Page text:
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Ukrainian Stereotypes in Holland’s ‘In Darkness’

Go see Agnieszka Holland’s In Darkness, both because it’s an excellent film about the Holocaust in wartime Lviv and because it demonstrates just how deeply rooted some ethnic stereotypes can be.

The story is simple: an anti-Semitic Polish sewer worker and part-time crook, Poldek Socha, finds himself in the unexpected position of hiding a group of Jews in Lviv’s sewers. At first, he does so only for money. In time, he abandons his anti-Semitism and acts with altruism. The film ends with the liberation of Lviv by the Soviets and the emergence of the surviving Jews from the sewers. “These are my Jews!” Socha beams. “These are my Jews!”

In an interview, Holland emphasized what she thought was one of the film’s strong points: its avoidance of one-dimensional characterizations. Here’s what she says about Socha:

First of all, the main character, this Polish guy, was ambiguous, both hero and not hero, and a very simple, ordinary man, not very good. What was always interesting for me was not the mystery that people can be terrible. I think humanity has a tendency to be terrible. What always surprises and intrigues me is that in those circumstances somebody acts in a good way, especially somebody who doesn’t have deep reasons or preparation to do so.

Socha doesn’t think about what will happen, what he will do. He just acts. What I thought was an interesting, dramatic part of the story was that you don’t know what he will do. Even to himself he doesn’t know. It’s like walking on a wire, and at any moment he can slip to one side or the other.

And here’s what she says about the Jews hiding in the sewer:

The Jewish characters aren’t one-dimensional angelic, they are full-bodied human beings with anger, sex, weakness, and selfishness, and generosity and love as well. That was another thing that irritates me in English-language Holocaust movies: that in most of them the Jews are turned into some kind of non-living, positive stereotypes. I think that in doing so, in some way you are killing them again. They become unreal.

Holland is right to state that multi-dimensional portrayals can only enhance our experience and understanding of the Holocaust. Unfortunately, she restricts multidimensionality to Poles and Jews and resorts to straightforward stereotyping when it comes to Ukrainians. That she does so unwittingly just goes to show how “taken for granted” some stereotypes are.

There are three Ukrainian characters in the film. By far the most domineering is a Ukrainian policeman by the name of Bortnyk. He’s fanatically pro-German, fanatically anti-Semitic, and fanatically pro-Ukrainian. His eyes glisten when he speaks of hunting down Jews and, naturally, he loves to drink. He appears for minutes on end, arguably being the second most important character in the film. He identifies himself—and is identified as—Ukrainian. And, lest the point escape you that the external appearance of Ukrainians shouldn’t mislead you about their internal brutishness, he is, unlike the dumpy Socha, tall, dark, and handsome. Indeed, Bortnyk even comes across as worse than the Germans, who are portrayed only as background brutes. The Ukrainian is a living, breathing embodiment of evil, whereas the Nazis have no personality whatsoever. Not surprisingly, Bortnyk becomes stereotypically “unreal,” and the film suffers aesthetically as a result.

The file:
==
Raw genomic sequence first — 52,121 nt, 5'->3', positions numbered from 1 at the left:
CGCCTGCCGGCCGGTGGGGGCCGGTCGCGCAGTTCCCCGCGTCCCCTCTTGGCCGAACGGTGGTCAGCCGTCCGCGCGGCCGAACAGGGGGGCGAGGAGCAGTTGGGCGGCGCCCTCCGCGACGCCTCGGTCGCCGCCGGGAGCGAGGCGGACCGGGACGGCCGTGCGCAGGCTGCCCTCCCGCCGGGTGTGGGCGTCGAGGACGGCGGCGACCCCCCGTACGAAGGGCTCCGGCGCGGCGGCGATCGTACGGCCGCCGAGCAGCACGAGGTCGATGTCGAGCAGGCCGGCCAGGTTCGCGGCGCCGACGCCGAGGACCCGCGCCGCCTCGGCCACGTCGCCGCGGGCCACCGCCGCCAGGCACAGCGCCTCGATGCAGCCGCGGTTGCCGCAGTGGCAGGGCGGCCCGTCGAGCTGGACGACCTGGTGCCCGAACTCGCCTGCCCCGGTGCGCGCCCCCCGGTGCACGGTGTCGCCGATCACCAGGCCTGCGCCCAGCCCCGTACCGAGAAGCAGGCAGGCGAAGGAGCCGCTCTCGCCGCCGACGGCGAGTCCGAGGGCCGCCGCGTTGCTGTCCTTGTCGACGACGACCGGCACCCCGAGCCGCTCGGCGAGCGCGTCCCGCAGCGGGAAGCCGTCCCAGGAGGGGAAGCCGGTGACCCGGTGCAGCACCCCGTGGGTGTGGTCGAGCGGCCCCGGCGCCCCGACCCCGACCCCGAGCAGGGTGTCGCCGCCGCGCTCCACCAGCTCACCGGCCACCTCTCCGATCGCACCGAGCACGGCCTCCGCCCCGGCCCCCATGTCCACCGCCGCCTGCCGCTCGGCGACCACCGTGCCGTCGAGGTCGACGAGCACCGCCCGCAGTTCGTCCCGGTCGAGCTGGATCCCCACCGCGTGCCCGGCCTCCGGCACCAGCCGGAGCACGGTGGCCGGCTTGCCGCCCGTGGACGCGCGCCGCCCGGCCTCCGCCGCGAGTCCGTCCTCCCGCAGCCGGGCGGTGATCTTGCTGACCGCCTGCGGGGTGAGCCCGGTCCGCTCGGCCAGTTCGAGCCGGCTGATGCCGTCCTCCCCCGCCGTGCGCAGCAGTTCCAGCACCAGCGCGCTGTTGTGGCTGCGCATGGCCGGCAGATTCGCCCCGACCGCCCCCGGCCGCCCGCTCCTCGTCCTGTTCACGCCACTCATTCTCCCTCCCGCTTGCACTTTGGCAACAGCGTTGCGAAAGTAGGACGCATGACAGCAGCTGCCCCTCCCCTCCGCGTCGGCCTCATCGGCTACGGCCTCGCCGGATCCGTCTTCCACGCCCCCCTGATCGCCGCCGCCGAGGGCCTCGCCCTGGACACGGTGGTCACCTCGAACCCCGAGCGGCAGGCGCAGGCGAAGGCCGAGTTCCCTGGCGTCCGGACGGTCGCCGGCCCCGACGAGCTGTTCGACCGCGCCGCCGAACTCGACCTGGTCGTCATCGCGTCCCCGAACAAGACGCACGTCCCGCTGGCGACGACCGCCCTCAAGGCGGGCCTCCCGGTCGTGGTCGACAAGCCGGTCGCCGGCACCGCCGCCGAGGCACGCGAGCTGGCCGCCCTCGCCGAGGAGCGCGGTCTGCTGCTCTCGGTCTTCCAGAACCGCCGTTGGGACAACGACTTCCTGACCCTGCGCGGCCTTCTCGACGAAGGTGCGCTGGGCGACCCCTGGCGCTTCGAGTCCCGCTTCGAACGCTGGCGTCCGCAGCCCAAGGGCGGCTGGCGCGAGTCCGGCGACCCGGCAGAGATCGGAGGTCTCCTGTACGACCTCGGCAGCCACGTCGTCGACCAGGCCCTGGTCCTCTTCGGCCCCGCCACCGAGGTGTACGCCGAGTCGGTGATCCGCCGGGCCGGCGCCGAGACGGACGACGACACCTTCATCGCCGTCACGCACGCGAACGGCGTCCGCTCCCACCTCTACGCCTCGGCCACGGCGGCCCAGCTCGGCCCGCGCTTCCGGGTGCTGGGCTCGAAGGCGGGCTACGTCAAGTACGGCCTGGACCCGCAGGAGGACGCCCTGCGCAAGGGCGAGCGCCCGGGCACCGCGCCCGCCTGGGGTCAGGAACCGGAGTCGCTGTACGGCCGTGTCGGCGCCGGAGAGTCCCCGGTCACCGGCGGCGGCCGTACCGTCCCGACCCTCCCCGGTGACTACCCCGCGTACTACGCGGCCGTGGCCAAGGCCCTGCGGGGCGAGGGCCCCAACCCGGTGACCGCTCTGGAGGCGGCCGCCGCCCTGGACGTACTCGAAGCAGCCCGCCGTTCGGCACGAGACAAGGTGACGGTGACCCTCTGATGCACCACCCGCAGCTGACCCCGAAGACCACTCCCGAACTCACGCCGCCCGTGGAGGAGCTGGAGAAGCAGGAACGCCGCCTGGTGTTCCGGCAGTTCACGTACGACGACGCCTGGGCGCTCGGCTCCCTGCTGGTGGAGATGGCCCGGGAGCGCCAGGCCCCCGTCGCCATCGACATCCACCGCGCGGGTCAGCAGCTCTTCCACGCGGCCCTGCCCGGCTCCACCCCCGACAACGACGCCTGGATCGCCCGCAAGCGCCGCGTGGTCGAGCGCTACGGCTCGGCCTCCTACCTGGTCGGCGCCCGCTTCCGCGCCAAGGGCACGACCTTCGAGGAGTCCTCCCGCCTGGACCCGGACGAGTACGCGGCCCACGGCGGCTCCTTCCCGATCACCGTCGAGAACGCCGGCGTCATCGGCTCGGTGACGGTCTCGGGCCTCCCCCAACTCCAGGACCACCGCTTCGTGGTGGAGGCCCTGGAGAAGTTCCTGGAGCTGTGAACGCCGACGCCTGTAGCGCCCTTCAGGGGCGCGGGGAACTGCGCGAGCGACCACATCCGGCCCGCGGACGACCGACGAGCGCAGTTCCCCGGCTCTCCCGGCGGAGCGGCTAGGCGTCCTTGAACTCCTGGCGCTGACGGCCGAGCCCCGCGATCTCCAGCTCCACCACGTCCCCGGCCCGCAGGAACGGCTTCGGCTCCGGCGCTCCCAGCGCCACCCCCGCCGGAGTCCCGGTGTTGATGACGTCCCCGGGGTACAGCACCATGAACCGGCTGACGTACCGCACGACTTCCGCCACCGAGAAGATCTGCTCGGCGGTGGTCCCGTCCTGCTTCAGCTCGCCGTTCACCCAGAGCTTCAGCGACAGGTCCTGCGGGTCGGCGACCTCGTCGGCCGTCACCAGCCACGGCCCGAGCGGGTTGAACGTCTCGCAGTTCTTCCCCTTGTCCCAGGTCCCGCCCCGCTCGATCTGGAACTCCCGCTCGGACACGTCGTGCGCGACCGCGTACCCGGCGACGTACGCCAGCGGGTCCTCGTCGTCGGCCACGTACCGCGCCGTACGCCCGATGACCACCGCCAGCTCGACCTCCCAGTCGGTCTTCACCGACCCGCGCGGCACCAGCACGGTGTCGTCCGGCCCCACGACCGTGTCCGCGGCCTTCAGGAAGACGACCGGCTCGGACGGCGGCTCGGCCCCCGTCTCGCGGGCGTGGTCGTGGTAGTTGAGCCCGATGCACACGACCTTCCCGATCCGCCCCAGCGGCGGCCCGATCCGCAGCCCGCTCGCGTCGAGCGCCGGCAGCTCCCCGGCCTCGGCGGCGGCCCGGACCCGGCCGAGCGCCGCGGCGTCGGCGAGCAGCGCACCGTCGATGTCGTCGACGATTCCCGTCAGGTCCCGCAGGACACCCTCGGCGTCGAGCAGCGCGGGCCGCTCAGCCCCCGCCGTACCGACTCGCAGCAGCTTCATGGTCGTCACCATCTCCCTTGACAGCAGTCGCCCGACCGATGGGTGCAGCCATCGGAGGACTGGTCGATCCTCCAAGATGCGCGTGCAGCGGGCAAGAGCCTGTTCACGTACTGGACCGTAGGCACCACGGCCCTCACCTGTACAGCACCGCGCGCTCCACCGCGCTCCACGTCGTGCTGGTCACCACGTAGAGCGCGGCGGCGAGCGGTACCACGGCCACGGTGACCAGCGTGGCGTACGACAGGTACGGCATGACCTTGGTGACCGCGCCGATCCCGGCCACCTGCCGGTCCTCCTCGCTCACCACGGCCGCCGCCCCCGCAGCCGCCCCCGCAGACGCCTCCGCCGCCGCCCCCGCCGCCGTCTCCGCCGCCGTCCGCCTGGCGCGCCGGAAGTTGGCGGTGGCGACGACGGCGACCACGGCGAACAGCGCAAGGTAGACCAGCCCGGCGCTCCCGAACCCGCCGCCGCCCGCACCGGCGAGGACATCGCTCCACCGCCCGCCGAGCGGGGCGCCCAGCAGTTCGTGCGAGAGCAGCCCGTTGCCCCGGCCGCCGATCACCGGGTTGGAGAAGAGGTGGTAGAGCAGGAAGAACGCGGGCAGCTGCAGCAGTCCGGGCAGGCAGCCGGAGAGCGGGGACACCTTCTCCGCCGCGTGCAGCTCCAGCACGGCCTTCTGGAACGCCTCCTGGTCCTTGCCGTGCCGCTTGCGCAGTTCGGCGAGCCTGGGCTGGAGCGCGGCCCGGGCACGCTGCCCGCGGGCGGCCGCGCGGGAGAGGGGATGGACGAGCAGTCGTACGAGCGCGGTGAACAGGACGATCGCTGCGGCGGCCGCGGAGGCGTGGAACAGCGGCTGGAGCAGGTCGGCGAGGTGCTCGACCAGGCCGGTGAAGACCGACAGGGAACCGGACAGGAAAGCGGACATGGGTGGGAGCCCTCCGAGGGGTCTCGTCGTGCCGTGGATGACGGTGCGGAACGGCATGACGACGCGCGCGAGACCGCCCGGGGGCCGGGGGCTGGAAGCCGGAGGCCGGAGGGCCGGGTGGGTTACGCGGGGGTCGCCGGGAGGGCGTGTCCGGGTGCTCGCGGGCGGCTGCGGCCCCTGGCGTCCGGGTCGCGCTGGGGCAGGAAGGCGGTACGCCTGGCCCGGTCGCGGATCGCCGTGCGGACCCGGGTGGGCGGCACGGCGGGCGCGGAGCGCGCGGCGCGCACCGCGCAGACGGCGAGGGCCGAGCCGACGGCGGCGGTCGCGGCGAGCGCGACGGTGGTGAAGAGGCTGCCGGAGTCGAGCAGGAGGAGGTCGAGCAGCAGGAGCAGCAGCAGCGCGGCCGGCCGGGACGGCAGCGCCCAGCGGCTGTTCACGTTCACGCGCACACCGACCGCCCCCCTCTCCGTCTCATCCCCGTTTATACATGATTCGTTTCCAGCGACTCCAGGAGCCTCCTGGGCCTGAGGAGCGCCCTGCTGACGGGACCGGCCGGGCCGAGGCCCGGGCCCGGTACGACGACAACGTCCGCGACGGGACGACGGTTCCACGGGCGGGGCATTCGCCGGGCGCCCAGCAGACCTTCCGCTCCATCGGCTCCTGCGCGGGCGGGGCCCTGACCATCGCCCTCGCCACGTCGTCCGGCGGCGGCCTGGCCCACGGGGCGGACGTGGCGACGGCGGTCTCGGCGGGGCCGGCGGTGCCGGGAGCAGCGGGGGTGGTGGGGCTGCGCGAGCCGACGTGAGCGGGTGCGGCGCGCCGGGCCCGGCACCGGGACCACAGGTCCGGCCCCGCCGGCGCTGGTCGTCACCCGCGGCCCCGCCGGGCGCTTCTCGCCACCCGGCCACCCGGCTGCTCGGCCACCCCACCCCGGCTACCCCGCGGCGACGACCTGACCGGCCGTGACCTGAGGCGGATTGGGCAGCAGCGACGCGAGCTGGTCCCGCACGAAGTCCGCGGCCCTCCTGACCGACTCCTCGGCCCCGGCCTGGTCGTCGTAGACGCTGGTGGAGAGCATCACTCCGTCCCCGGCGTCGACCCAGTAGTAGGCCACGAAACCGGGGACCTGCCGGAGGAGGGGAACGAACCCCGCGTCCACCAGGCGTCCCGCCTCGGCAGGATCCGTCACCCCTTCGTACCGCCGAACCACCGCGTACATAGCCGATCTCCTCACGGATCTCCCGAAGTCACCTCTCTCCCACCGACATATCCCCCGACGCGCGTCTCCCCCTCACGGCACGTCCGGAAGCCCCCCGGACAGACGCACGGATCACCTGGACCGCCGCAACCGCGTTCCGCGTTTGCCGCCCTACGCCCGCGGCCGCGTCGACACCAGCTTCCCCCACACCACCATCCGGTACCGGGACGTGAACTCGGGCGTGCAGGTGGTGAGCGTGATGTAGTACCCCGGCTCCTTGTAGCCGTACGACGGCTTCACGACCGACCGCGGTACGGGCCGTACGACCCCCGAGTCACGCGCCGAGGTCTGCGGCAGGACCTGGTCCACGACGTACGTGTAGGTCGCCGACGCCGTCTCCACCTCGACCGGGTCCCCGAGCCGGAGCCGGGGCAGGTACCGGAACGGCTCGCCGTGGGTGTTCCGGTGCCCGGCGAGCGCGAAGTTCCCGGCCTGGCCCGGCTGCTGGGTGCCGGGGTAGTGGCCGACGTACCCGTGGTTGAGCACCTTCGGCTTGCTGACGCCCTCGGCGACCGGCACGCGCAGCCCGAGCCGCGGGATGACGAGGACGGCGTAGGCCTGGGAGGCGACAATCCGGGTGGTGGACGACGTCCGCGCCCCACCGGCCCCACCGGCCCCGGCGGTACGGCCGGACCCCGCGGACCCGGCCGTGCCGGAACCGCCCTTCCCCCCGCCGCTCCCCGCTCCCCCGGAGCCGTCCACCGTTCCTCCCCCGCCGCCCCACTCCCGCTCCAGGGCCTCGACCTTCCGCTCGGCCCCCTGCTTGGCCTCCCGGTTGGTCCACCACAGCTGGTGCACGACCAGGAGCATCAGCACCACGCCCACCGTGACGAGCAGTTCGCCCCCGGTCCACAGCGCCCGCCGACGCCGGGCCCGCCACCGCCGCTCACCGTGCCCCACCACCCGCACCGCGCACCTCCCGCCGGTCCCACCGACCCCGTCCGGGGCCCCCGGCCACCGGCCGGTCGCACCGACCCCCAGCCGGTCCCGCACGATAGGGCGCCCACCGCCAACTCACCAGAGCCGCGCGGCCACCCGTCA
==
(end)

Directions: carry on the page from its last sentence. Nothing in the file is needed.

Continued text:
Two other Ukrainians make bit appearances lasting a few seconds apiece. One is a peasant woman selling vegetables who expresses regret over the killing of Poles. The other is a worker who helps one of the Jews get through town. Neither of these two characters is identified as Ukrainian, and the only way you’d know they are is if you understand the language. If you don’t, you’re liable to think they’re two of the many more or less nuanced, multi-dimensional Polish characters. And besides, the two Ukrainians appear on screen for a total of about 30 seconds.

Here’s how Yale historian Timothy Snyder describes Holland’s portrayal of Ukrainians:

Poldek has a Ukrainian friend, Bortnik, who serves as a chief of the local police. This friendship saves Poldek once, but has its risks, since among the tasks of the police are the discovery and murder of Jews. Bortnik comes to Poldek’s house late at night drunk and demands sustenance; Poldek’s little daughter, rubbing her eyes in bed, reminds her father that they were saving food for “the Jews.” She then realizes what she has done, and convinces Bortnik that by “Jews” she meant her dolls, which, she says, came from the ghetto. In a story of interaction between Poles and Jews, the natural tendency would be to export local evil as much as possible to the third nationality: the Ukrainians. Without at all disguising the horrible local politics of occupation, Holland carefully balances Ukrainian villains with sympathetic Ukrainian characters. One of the Jews in hiding smuggles himself into a concentration camp to see if the younger sister of the woman he loves is still alive. This heroism is enabled by a Ukrainian, who performs the indispensible [sic] logistical work and refuses payment.

Carefully balances, indeed! Imagine a German-language film with multi-dimensional German characters and three Jews. Two speak Yiddish (which sounds awfully like German to the untrained ear), are never identified as Jewish, and come off positively for all of 30 seconds. The third identifies himself as Jewish, is a fanatical Zionist, is depicted as a blood-sucking banker, and is on screen for 10 to 15 minutes.

I don’t doubt that both Holland and Snyder would find the film aesthetically flawed and anti-Semitic. 

 

Photo Credit: Bundesarchiv, Bild 101I-187-0203-28A / Gehrmann, Friedrich / CC-BY-SA

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